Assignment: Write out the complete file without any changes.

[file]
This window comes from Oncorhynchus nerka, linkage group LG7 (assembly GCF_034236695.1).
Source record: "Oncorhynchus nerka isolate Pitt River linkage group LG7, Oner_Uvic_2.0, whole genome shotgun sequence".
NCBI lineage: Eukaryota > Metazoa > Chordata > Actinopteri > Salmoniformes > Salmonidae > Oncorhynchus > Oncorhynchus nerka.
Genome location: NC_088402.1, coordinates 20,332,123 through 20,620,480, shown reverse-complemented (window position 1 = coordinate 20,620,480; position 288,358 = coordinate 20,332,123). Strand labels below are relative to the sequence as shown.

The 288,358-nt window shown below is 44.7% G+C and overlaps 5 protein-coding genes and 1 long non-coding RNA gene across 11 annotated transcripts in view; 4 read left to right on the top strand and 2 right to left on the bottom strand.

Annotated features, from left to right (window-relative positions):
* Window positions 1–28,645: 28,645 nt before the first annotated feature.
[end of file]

This window comes from Oncorhynchus nerka, linkage group LG7 (assembly GCF_034236695.1).
Source record: "Oncorhynchus nerka isolate Pitt River linkage group LG7, Oner_Uvic_2.0, whole genome shotgun sequence".
NCBI lineage: Eukaryota > Metazoa > Chordata > Actinopteri > Salmoniformes > Salmonidae > Oncorhynchus > Oncorhynchus nerka.
Genome location: NC_088402.1, coordinates 20,332,123 through 20,620,480, shown reverse-complemented (window position 1 = coordinate 20,620,480; position 288,358 = coordinate 20,332,123). Strand labels below are relative to the sequence as shown.

The 288,358-nt window shown below is 44.7% G+C and overlaps 5 protein-coding genes and 1 long non-coding RNA gene across 11 annotated transcripts in view; 4 read left to right on the top strand and 2 right to left on the bottom strand.

Annotated features, from left to right (window-relative positions):
* Window positions 1–28,645: 28,645 nt before the first annotated feature.